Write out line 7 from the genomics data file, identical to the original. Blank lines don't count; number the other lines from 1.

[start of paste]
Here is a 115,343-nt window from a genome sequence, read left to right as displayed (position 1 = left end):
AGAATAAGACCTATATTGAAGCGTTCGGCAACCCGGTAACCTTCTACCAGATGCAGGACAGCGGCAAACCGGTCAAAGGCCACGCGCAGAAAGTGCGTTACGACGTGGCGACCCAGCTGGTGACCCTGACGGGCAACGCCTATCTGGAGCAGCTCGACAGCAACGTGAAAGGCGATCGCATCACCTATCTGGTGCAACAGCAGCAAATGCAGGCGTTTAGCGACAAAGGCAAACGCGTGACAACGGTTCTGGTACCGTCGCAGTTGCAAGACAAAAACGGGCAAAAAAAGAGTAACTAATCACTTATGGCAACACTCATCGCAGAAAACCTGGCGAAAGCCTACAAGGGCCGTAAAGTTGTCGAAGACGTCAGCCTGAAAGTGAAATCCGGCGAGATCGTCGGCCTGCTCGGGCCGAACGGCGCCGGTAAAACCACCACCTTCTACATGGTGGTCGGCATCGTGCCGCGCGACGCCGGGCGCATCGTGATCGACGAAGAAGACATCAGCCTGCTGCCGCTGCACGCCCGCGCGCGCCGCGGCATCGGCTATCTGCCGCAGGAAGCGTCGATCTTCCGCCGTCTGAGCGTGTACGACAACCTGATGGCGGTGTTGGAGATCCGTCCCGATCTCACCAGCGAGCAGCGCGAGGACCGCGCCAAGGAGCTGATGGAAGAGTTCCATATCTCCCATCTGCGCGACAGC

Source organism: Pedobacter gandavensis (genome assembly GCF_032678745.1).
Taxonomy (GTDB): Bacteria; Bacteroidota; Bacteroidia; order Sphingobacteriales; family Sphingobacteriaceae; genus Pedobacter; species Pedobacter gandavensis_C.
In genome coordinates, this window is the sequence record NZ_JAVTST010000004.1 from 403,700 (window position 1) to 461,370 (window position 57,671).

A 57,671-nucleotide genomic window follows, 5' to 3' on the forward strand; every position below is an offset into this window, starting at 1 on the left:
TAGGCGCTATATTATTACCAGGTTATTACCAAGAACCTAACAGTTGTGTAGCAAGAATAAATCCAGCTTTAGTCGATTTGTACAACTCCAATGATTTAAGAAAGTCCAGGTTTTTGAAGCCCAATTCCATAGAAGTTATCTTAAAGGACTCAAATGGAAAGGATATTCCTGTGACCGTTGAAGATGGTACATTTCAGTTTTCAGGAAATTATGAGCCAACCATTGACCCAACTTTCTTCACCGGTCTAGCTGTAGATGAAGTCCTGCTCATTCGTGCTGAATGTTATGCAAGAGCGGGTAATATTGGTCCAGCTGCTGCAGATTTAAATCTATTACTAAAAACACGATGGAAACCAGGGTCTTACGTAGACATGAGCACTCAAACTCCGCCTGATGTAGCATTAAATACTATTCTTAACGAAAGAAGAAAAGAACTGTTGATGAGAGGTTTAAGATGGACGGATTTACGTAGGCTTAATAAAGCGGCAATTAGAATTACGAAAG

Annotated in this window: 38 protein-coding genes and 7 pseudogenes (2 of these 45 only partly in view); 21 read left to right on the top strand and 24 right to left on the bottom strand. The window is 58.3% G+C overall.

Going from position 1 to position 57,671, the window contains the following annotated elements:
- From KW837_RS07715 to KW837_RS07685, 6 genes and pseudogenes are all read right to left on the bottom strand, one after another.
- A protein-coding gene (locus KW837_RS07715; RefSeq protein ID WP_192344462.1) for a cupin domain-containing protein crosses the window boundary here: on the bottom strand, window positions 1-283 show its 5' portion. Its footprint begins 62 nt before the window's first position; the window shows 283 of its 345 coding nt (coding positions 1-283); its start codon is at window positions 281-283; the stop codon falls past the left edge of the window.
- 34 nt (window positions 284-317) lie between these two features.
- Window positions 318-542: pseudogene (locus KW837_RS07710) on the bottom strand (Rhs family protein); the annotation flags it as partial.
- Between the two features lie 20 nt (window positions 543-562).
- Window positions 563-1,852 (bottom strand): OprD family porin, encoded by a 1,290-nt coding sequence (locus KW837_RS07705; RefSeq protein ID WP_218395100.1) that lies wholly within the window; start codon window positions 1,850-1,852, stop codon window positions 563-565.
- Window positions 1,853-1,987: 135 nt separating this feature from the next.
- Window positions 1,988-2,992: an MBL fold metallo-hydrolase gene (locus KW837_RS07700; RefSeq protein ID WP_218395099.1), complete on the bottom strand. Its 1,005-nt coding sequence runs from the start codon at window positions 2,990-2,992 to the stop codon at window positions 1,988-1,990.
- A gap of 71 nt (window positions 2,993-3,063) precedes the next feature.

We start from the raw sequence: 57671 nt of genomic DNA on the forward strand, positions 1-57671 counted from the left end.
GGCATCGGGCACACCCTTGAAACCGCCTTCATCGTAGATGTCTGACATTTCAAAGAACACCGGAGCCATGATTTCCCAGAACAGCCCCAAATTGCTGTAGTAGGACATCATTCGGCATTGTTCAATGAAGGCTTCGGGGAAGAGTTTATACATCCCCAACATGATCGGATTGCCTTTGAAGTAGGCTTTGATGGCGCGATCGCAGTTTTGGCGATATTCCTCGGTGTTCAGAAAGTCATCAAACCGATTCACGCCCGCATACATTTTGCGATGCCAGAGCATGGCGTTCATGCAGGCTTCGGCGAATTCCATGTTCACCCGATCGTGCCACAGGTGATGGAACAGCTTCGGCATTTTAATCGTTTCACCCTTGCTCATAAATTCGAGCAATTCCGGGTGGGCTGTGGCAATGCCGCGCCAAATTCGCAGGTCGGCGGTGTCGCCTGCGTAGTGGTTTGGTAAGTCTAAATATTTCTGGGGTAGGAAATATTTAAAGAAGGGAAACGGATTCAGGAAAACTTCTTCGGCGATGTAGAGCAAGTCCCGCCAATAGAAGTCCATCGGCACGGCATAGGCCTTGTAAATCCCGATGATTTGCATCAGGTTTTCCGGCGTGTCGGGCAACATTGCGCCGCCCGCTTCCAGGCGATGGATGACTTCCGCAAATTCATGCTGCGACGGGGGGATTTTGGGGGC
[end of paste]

TAGGCGCTATATTATTACCAGGTTATTACCAAGAACCTAACAGTTGTGTAGCAAGAATAAATCCAGCTTTAGTCGATTTGTACAACTCCAATGATTTAAGAAAGTCCAGGTTTTTGAAGCCCAATTCCATAGAAGTTATCTTAAAGGACTCAAATGGAAAGGATATTCCTGTGACCGTTGAAGATGGTACATTTCAGTTTTCAGGAAATTATGAGCCAACCATTGACCCAACTTTCTTCACCGGTCTAGCTGTAGATGAAGTCCTGCTCATTCGTGCTGAATGTTATGCAAGAGCGGGTAATATTGGTCCAGCTGCTGCAGATTTAAATCTATTACTAAAAACACGATGGAAACCAGGGTCTTACGTAGACATGAGCACTCAAACTCCGCCTGATGTAGCATTAAATACTATTCTTAACGAAAGAAGAAAAGAACTGTTGATGAGAGGTTTAAGATGGACGGATTTACGTAGGCTTAATAAAGCGGCAATTAGAATTACGAAAG